Adam Fenton, AUG leader, COO, and father, took the scenic route to make his way from London to Mexico City. In this Showcase you'll learn about his multifaceted career, the pros/cons of living in Mexico City vs. London and so much more. Enjoy!
Describe your career leading up until when you started working for Nolte
I studied Computer Science & Math, and then logically took a job as a bartender back in my hometown of Watford, England. This was great fun for a bit, but then I realised it was time to get a "proper" job and started as an Analyst Programmer at Deluxe Film Labs, where I ended up taking responsibility for analysing and developing the European work tracking system. Once it was time to move on, I knew I want to move into finance and took a position with Morgan Stanley in London, where I worked a number of technology roles. Starting out in an Analyst Programmer role again, our team lead spotted I had a talent for the analysis side, and he suggested a move to Business Analyst on a large renovation project in our area. After this, I moved to a similar role in front-office technology.
I'd always loved traveling, and when I hit 30 I was single and realised this might be my last to chance to take a big trip. So, after much deliberation, I quit my job and bought a one-way ticket to Sao Paulo, Brazil. I traveled across Brazil quite quickly, because I had plans to meet some friends in Bolivia 6 weeks later. We did this crazy challenge where we drove a mototaxi from Cusco to Piura in northern Peru. Then, I traveled up to Colombia where I lived for 6 months before moving on to Central America. I met my now wife, Eleonora, in Costa Rica and a few weeks later arrived in Mexico City where she lived. And 6 years later, I'm still here!
That was a brief hiatus from my career––back to it: when I arrived in Mexico, I wanted to settle down for a bit, so I had to find some work. I'd always had the idea of working for myself, I knew a little bit of WordPress having built my own travel blog, and so I started looking for opportunities to build websites for people. I worked as a freelancer for 3 years or so, but when we became pregnant I decided I needed to look for something with a more stable income. That's when I applied for a job Nolte had posted on Stack Overflow, and after various conversations with Jeff Nolte, the founder, I joined as co-founder and CTO. The company was in a relatively disorganised state (compared to now) and we soon realised that I'd be better utilised as COO, overseeing the entire production process. That's how I ended up where I am now. The company has also evolved from a small office in New York City and the rest remote to 11 people in our Mexico City office (opened just 1 year ago).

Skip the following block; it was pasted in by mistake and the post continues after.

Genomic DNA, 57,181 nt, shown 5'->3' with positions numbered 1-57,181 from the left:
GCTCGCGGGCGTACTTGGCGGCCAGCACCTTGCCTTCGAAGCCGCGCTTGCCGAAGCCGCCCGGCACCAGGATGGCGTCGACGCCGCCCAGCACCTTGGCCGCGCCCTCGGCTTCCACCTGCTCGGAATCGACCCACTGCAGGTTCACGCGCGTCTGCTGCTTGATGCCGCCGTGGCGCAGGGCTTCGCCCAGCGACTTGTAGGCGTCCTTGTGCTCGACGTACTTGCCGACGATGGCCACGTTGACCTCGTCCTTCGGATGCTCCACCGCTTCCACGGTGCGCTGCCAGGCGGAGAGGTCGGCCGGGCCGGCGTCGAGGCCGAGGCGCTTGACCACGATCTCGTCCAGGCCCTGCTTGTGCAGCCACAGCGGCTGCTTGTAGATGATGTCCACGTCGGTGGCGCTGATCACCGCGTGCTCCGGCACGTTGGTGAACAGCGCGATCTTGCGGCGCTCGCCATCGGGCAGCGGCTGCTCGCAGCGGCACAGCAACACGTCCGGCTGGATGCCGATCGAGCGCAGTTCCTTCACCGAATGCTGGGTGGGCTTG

Nolte works on projects for a wide range of organizations. What has been your favorite project to see unfold?
We have built products for a variety of organisations, from likes of HBO and Amtrak to 1-man start-ups. One of my favourite products is historyofgiving.org which we built for the National Philanthropic Trust––it depicts the history of modern philanthropy, including an interactive timeline and map to take you through the journey. We also built a really cool app (available in the Play and App stores) for students studying for the GCSE exams which everyone in the UK takes at 16 years old. It gamifies the experience of studying and I really hope it has helped a load of students get through these exams!
What Atlassian products do teams at Nolte use in day-to-day operations? Do all teams use them, or just some?
At Nolte we use Jira, Confluence, and Bitbucket to manage all our projects, and we're just moving to Jira Service Desk for our long-term support plans. We are also using HipChat day-to-day, but the whole team is excited about the Stride migration planned for this weekend––we've been using it for a while and it's got a load of awesome features.
What do you like to do for fun?
Mexico City is a hip place to live right now, especially for other North Americans––they seem to be visiting or even moving here in droves! The city has a ton of great food places, more museums than even London, and a really laid back pace compared to other big cities. The weather is also quite a bit better too. I do miss friends and family back in London, and some of the nightlife options are incomparable, but I have a kid now so I don't think I'm missing much.
Bridget SauerCommunity Manager
...t, we’ll allow it (I mean, really, 3.15 is just Pi+. So, pizza and desert for you guys. Now that's true "Friday Fun". Huzzah!)) In honor of this most sacred of days let’s hear about your love of pie (p...
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